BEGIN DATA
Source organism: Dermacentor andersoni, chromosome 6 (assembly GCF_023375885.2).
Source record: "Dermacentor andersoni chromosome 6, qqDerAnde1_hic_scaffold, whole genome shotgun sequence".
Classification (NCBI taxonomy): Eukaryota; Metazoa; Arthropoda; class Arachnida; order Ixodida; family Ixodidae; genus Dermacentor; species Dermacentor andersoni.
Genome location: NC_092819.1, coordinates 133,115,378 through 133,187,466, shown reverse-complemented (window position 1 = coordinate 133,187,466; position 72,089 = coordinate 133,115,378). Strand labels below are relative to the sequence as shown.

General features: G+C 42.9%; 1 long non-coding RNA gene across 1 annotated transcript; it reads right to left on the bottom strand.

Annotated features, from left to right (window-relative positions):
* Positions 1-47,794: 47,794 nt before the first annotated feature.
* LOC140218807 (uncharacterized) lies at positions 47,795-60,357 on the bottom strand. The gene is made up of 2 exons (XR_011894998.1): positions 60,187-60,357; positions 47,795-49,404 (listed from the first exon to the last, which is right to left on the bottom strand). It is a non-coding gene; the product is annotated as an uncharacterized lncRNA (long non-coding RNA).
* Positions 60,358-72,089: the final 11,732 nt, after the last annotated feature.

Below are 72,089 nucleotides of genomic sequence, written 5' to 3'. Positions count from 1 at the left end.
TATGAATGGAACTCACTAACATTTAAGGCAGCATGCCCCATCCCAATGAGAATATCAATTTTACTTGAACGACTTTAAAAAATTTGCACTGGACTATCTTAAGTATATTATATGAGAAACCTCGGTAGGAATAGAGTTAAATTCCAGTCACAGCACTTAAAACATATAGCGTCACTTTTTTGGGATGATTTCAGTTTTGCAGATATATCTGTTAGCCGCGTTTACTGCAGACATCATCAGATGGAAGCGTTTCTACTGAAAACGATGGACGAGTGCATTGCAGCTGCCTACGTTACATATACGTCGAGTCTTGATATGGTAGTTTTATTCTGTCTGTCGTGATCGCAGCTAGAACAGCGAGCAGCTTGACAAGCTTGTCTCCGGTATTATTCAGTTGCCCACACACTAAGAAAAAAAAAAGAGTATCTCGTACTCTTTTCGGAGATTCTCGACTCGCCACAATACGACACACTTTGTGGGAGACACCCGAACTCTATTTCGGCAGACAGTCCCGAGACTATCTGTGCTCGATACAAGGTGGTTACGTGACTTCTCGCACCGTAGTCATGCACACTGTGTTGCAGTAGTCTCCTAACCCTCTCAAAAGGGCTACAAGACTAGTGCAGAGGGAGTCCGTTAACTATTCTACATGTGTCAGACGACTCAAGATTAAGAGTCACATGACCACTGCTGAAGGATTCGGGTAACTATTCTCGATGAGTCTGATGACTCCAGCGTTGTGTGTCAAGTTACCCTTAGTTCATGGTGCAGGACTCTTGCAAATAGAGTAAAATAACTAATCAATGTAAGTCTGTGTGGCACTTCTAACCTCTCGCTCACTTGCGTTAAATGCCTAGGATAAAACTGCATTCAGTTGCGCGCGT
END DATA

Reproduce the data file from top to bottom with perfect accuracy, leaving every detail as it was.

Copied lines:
Source organism: Dermacentor andersoni, chromosome 6 (assembly GCF_023375885.2).
Source record: "Dermacentor andersoni chromosome 6, qqDerAnde1_hic_scaffold, whole genome shotgun sequence".
Classification (NCBI taxonomy): Eukaryota; Metazoa; Arthropoda; class Arachnida; order Ixodida; family Ixodidae; genus Dermacentor; species Dermacentor andersoni.
Genome location: NC_092819.1, coordinates 133,115,378 through 133,187,466, shown reverse-complemented (window position 1 = coordinate 133,187,466; position 72,089 = coordinate 133,115,378). Strand labels below are relative to the sequence as shown.

General features: G+C 42.9%; 1 long non-coding RNA gene across 1 annotated transcript; it reads right to left on the bottom strand.

Annotated features, from left to right (window-relative positions):
* Positions 1-47,794: 47,794 nt before the first annotated feature.
* LOC140218807 (uncharacterized) lies at positions 47,795-60,357 on the bottom strand. The gene is made up of 2 exons (XR_011894998.1): positions 60,187-60,357; positions 47,795-49,404 (listed from the first exon to the last, which is right to left on the bottom strand). It is a non-coding gene; the product is annotated as an uncharacterized lncRNA (long non-coding RNA).
* Positions 60,358-72,089: the final 11,732 nt, after the last annotated feature.

Below are 72,089 nucleotides of genomic sequence, written 5' to 3'. Positions count from 1 at the left end.
TATGAATGGAACTCACTAACATTTAAGGCAGCATGCCCCATCCCAATGAGAATATCAATTTTACTTGAACGACTTTAAAAAATTTGCACTGGACTATCTTAAGTATATTATATGAGAAACCTCGGTAGGAATAGAGTTAAATTCCAGTCACAGCACTTAAAACATATAGCGTCACTTTTTTGGGATGATTTCAGTTTTGCAGATATATCTGTTAGCCGCGTTTACTGCAGACATCATCAGATGGAAGCGTTTCTACTGAAAACGATGGACGAGTGCATTGCAGCTGCCTACGTTACATATACGTCGAGTCTTGATATGGTAGTTTTATTCTGTCTGTCGTGATCGCAGCTAGAACAGCGAGCAGCTTGACAAGCTTGTCTCCGGTATTATTCAGTTGCCCACACACTAAGAAAAAAAAAAGAGTATCTCGTACTCTTTTCGGAGATTCTCGACTCGCCACAATACGACACACTTTGTGGGAGACACCCGAACTCTATTTCGGCAGACAGTCCCGAGACTATCTGTGCTCGATACAAGGTGGTTACGTGACTTCTCGCACCGTAGTCATGCACACTGTGTTGCAGTAGTCTCCTAACCCTCTCAAAAGGGCTACAAGACTAGTGCAGAGGGAGTCCGTTAACTATTCTACATGTGTCAGACGACTCAAGATTAAGAGTCACATGACCACTGCTGAAGGATTCGGGTAACTATTCTCGATGAGTCTGATGACTCCAGCGTTGTGTGTCAAGTTACCCTTAGTTCATGGTGCAGGACTCTTGCAAATAGAGTAAAATAACTAATCAATGTAAGTCTGTGTGGCACTTCTAACCTCTCGCTCACTTGCGTTAAATGCCTAGGATAAAACTGCATTCAGTTGCGCGCGT